# basic dc current limiting question

Discussion in 'General Electronics Chat' started by aseb, Jan 10, 2012.

1. ### aseb Thread Starter New Member

Jan 10, 2012
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A very basic question- I know about current limit resistor when using leds but I'm unsure about a DC charger. A friend has a small rechargeable kitchen appliance but the charger has been misplaced. The appliance is marked as 3V 150mA but not battery type. I've looked for suitable mains adapters and found them with 3V 300mA, 500mA, 800mA etc. Can a higher rated charger just be used or should a current limiting resistor be used? How do I calculate it's value since both the supply and appliance voltage ratings are the same?
Thanks!

Feb 16, 2010
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Was the charger that was lost a simple wall wart? I'd be careful about trying to hack together a replacement since the previous charger may have used specific charging (constant current, constant voltage, etc) profiles to prolong the battery life of the appliance.

Also for a battery charger you can't simply use a current limiting resistor. A battery has different requirements for current draw and voltage at different states of charge. An LED works with a current limiting resistor because you want to keep it at a set forward current and voltage drop. For battery charging, these parameters change as the battery charges.

3. ### colinb Active Member

Jun 15, 2011
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You don't current-limit a 3 V supply to reduce its current output. 300 mA is the maximum output current but the actual output current is determined by the load device.

4. ### Stuntman Active Member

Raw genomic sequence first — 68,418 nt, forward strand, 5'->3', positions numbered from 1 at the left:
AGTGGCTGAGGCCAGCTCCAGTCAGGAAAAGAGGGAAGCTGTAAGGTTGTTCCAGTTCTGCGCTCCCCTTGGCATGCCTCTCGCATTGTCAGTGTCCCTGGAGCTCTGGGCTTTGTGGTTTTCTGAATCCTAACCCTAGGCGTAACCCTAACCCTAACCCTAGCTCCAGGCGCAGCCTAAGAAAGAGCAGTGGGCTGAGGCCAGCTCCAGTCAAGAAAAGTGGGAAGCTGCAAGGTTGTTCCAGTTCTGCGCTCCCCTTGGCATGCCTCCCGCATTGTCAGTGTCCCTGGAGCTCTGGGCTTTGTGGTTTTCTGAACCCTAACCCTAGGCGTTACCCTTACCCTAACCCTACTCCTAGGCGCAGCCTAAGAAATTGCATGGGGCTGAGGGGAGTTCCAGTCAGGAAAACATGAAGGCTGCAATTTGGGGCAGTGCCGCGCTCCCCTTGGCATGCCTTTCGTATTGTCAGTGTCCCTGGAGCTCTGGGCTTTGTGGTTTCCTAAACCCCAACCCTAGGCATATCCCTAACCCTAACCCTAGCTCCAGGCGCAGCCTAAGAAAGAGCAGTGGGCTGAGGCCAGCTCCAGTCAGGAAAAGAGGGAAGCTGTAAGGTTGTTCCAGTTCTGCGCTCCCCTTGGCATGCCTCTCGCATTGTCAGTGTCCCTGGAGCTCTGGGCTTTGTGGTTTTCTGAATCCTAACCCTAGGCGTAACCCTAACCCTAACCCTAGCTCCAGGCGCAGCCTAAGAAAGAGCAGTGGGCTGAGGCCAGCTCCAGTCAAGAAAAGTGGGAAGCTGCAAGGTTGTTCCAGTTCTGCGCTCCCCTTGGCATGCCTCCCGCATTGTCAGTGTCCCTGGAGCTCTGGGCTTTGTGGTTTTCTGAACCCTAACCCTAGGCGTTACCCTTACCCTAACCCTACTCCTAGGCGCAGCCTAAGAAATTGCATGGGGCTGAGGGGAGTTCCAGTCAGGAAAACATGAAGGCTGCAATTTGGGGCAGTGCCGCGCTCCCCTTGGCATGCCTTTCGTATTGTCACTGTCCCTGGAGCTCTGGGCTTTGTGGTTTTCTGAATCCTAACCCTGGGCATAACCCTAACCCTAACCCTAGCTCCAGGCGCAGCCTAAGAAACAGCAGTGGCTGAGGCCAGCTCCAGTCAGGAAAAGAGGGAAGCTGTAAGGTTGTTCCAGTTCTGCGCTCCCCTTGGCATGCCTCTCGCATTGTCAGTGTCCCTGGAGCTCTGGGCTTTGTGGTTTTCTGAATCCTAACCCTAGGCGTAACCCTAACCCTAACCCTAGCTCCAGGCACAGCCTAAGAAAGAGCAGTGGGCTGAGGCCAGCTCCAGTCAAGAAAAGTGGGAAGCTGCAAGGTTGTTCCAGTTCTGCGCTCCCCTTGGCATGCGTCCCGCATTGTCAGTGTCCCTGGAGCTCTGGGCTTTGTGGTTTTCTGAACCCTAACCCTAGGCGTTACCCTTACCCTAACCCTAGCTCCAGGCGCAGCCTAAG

Mar 28, 2011
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This is an interesting topic that doesn't get spelled out well very often.

First and foremost, know that there are two common low-cost DC converters that work in very different ways.

First, the infamous wall-wart, known for cluttering up power strips and wall outlets for years. These are the large, usually heavy, blocks that plug into the wall. These generally use a simple transformer (hence the big heavy block) with rectification and varying degrees of smoothing. The trick to these, is they often give a (roughly) constant power output. Ie. If the wall-wart is rated at 5VDC @500mA, then hooking this supply to a load that that draws 250mA, the voltage will be roughly 10V. In practice, I have found these to be far from truly linear, but the principle still applies.

These supplies are arguably wasteful (you probably remember unplugging one of these and finding it quite warm), and are largely being phased out by switching power supply technology (next paragraph) and due to the one watt initiative that is lowering the wasted standby power of household electronics.

Second, the switching power supply is really a win-win. Not only are these "plug packs" much lighter, smaller, and waste less energy to heat, but they also are designed to provide a stable output voltage regardless of current (with current/power limitations of course). These supplies are widely used and readily available. One good source is discarded cell phone chargers.